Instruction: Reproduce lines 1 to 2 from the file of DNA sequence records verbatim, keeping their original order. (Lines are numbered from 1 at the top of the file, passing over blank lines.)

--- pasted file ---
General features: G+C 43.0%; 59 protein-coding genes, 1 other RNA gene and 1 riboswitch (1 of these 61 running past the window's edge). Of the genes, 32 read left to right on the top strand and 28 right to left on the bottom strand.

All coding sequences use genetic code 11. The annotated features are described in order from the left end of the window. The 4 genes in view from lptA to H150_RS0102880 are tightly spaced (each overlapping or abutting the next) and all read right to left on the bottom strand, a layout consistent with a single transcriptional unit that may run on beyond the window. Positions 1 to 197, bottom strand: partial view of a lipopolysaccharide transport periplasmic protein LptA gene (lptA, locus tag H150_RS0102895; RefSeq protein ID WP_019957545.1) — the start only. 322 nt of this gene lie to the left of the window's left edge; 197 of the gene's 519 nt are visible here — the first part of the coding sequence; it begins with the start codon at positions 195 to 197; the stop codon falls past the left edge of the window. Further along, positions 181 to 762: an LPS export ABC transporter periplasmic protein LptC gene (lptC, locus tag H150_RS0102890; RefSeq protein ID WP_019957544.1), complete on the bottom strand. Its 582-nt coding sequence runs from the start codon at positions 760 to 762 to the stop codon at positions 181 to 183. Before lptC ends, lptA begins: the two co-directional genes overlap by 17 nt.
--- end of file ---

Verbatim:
General features: G+C 43.0%; 59 protein-coding genes, 1 other RNA gene and 1 riboswitch (1 of these 61 running past the window's edge). Of the genes, 32 read left to right on the top strand and 28 right to left on the bottom strand.

All coding sequences use genetic code 11. The annotated features are described in order from the left end of the window. The 4 genes in view from lptA to H150_RS0102880 are tightly spaced (each overlapping or abutting the next) and all read right to left on the bottom strand, a layout consistent with a single transcriptional unit that may run on beyond the window. Positions 1 to 197, bottom strand: partial view of a lipopolysaccharide transport periplasmic protein LptA gene (lptA, locus tag H150_RS0102895; RefSeq protein ID WP_019957545.1) — the start only. 322 nt of this gene lie to the left of the window's left edge; 197 of the gene's 519 nt are visible here — the first part of the coding sequence; it begins with the start codon at positions 195 to 197; the stop codon falls past the left edge of the window. Further along, positions 181 to 762: an LPS export ABC transporter periplasmic protein LptC gene (lptC, locus tag H150_RS0102890; RefSeq protein ID WP_019957544.1), complete on the bottom strand. Its 582-nt coding sequence runs from the start codon at positions 760 to 762 to the stop codon at positions 181 to 183. Before lptC ends, lptA begins: the two co-directional genes overlap by 17 nt.